To Keep Reading
It’s no secret that US stocks have done exceptionally well over the past 11 years before the bull run came to an end.
Although Covid-19 stopped global markets in their tracks, some markets have fared better than others.
That has led the US stock market to outperform yet again versus global peers since a bottom was reached on 23 March. For many investors, this has meant perhaps looking towards cheaper stocks in places such as emerging markets.
However, as I’ve written about previously, I have issues with ETFs that track specific stock indices. In the case of emerging markets, it’s no different.
Keeping that in mind, here’s why investors should buy these four stocks instead of an emerging market (EM) ETF.
Asia rules emerging markets
For any investor who wasn’t already aware, Asia makes up the bulk of the benchmark EM index: the MSCI Emerging Markets Index.
Just four Asian countries – China, Taiwan, South Korea and India – together make up a combined 72% of the MSCI EM index.
What’s more astounding is how bad returns have been. Given emerging markets are considered high-growth (but also high-risk) markets, you’d expect the returns from the index to be positive over the medium to long term.
However, that’s not the case. The MSCI EM Index’s net returns (as of 30 April 2020) over five years were actually negative at –0.1%. Even worse, over 10 years the return has been a measly 1.45%.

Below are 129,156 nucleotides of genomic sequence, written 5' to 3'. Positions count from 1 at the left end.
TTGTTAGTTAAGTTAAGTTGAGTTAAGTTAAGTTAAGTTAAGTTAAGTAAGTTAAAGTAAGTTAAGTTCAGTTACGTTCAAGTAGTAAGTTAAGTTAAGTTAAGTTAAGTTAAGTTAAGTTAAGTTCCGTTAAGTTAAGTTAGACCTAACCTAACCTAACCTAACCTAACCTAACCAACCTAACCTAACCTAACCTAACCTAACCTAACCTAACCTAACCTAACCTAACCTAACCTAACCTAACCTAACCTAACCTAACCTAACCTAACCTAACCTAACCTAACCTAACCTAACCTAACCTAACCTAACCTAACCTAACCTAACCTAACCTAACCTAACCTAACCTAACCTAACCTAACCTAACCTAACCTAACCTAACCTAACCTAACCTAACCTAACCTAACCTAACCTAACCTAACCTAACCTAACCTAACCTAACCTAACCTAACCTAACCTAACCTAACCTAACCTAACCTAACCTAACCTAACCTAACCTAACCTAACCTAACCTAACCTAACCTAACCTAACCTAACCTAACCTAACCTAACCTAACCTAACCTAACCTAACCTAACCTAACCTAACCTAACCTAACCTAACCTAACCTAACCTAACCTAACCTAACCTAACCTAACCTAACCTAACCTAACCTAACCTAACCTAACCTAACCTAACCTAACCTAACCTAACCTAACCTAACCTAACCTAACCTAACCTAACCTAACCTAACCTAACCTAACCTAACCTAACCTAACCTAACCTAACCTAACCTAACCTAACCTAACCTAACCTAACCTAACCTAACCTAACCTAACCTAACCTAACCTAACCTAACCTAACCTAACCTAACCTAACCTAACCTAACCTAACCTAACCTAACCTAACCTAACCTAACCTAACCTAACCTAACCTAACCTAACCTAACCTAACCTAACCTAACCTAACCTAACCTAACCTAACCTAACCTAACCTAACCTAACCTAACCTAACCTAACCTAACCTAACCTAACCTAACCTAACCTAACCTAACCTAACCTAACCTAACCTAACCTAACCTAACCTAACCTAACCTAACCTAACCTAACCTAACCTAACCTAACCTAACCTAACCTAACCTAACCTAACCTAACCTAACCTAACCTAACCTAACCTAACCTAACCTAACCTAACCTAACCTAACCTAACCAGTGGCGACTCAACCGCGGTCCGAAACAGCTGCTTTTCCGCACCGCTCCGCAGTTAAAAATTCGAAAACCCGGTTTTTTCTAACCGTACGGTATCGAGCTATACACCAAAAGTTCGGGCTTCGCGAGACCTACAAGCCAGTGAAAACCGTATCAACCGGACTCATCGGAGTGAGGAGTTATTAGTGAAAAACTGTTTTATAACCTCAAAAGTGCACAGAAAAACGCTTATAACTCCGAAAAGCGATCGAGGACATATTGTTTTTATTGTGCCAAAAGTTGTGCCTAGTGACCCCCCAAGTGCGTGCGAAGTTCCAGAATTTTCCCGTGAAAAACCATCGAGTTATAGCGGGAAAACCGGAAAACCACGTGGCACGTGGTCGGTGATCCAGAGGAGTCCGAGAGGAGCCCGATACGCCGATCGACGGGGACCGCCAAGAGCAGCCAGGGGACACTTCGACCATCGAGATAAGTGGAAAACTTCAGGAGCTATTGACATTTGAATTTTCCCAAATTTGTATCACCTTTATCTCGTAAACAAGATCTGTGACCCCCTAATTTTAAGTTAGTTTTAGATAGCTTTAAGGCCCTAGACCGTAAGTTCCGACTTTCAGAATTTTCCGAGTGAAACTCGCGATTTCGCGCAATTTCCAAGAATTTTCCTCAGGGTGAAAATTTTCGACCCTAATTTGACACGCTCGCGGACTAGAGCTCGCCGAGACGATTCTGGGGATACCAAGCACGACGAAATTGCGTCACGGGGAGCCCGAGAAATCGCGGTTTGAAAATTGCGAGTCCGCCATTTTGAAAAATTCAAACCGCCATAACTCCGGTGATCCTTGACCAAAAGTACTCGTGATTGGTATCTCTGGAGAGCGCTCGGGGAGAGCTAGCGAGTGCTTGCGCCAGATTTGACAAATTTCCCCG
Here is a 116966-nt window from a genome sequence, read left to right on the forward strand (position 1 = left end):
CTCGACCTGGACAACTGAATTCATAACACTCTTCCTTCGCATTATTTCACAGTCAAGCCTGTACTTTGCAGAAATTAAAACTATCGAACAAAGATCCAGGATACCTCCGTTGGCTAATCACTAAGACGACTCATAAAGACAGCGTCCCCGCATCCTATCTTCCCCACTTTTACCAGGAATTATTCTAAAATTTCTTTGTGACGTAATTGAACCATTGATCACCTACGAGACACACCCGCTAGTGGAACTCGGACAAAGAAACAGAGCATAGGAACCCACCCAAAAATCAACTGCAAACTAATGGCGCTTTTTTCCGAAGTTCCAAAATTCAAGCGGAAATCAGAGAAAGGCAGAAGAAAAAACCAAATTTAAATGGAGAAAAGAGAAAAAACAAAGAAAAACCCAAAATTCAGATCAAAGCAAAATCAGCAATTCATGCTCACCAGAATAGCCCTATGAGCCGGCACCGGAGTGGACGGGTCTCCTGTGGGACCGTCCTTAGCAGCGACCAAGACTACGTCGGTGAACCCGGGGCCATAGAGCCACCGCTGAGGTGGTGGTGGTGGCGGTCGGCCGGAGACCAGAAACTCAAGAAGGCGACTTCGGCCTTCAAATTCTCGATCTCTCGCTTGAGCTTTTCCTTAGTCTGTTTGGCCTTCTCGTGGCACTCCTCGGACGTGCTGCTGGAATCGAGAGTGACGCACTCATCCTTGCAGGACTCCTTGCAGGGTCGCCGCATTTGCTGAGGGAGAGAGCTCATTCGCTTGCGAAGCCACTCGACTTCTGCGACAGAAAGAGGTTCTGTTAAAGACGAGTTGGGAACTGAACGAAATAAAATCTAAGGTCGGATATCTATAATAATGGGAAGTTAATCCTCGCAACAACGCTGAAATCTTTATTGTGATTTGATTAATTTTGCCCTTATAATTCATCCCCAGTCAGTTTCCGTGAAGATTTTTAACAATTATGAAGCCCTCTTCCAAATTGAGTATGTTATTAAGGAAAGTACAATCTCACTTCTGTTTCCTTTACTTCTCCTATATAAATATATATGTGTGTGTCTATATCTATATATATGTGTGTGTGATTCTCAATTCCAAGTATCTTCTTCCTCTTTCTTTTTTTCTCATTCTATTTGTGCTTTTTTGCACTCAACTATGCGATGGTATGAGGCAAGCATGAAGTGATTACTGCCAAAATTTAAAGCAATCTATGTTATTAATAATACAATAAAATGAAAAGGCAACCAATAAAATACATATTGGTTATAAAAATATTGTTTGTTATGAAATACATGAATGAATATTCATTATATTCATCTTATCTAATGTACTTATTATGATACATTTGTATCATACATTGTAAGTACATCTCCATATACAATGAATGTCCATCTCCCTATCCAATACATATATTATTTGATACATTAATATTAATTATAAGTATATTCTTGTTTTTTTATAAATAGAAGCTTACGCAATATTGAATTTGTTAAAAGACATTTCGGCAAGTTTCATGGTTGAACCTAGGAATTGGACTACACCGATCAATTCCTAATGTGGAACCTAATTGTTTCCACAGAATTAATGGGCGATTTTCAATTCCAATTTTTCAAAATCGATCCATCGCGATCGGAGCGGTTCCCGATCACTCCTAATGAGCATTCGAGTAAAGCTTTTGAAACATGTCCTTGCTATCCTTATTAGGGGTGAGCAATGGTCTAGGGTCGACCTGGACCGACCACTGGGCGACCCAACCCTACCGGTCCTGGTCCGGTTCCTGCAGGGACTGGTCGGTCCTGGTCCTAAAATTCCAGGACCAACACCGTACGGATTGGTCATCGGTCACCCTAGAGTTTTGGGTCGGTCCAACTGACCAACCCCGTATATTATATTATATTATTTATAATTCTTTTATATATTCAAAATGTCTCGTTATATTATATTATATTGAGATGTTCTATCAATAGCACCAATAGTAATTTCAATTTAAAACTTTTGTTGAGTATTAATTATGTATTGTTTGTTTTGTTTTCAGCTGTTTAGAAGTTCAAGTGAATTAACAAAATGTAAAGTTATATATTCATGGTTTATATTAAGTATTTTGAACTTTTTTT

So what should investors do if they want to tap into these exciting growth stories? It, of course, means investing in the individual winning stocks.
Tech rules the roost
Unsurprisingly, the four biggest stock components of the index are the ones investors should be buying. Two are Chinese, one is Taiwanese and one is Korean.
They are the region’s tech giants; Alibaba Group Holding Ltd (NYSE: BABA) (SEHK: 9988), Tencent Holdings Ltd (SEHK: 700), Taiwan Semiconductor Manufacturing Co Ltd (TWSE: 2330) (NYSE: TSM) – also known as TSMC – and Samsung Electronics Co Ltd (KRX: 5930).
They have been the region’s biggest winners over the past decade and the four have a combined weighting of 21.27% in the MSCI EM Index.
And their returns have been so much better. Take TSMC for example. The semiconductor chip foundry giant’s shares have returned 390% over the past 10 years. Tencent shares have done even better – returning an unbelievable 1,350% over the past decade.
Add to the winners
For long-term investors, diversification shouldn’t become “diworsification” which is what investing in an emerging market ETF would become. That’s because (surprise, surprise) you would be forced to have exposure to some really terrible stocks, such as Chinese state-owned banks.
We should remember that, as long-term investors, some of our biggest gains will come from adding to our winners and holding on to them for decades.
For those of us wishing to gain exposure to emerging markets, these four stocks are definitely a good place to start.
The information provided is for general information purposes only and is not intended to be personalised investment or financial advice. Motley Fool Hong Kong contributor Tim Phillips owns shares in Tencent Holdings Ltd and Taiwan Semiconductor Manufacturing Co Ltd.